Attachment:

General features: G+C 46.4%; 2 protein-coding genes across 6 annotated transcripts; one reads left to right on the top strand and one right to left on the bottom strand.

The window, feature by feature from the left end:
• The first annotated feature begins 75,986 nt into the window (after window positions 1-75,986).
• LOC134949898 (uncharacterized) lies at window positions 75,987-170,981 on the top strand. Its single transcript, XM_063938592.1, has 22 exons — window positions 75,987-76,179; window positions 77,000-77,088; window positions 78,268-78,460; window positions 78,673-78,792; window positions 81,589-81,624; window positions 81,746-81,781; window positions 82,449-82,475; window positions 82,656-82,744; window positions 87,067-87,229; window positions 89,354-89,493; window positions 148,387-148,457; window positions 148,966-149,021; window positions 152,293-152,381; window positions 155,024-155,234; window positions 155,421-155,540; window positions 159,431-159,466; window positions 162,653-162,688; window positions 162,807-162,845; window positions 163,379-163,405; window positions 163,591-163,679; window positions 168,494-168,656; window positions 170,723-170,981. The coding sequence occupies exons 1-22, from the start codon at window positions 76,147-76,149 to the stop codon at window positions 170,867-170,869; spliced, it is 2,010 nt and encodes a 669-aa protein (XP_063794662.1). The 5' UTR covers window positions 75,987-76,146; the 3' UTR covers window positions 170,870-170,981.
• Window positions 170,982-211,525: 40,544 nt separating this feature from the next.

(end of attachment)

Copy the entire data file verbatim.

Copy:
General features: G+C 46.4%; 2 protein-coding genes across 6 annotated transcripts; one reads left to right on the top strand and one right to left on the bottom strand.

The window, feature by feature from the left end:
• The first annotated feature begins 75,986 nt into the window (after window positions 1-75,986).
• LOC134949898 (uncharacterized) lies at window positions 75,987-170,981 on the top strand. Its single transcript, XM_063938592.1, has 22 exons — window positions 75,987-76,179; window positions 77,000-77,088; window positions 78,268-78,460; window positions 78,673-78,792; window positions 81,589-81,624; window positions 81,746-81,781; window positions 82,449-82,475; window positions 82,656-82,744; window positions 87,067-87,229; window positions 89,354-89,493; window positions 148,387-148,457; window positions 148,966-149,021; window positions 152,293-152,381; window positions 155,024-155,234; window positions 155,421-155,540; window positions 159,431-159,466; window positions 162,653-162,688; window positions 162,807-162,845; window positions 163,379-163,405; window positions 163,591-163,679; window positions 168,494-168,656; window positions 170,723-170,981. The coding sequence occupies exons 1-22, from the start codon at window positions 76,147-76,149 to the stop codon at window positions 170,867-170,869; spliced, it is 2,010 nt and encodes a 669-aa protein (XP_063794662.1). The 5' UTR covers window positions 75,987-76,146; the 3' UTR covers window positions 170,870-170,981.
• Window positions 170,982-211,525: 40,544 nt separating this feature from the next.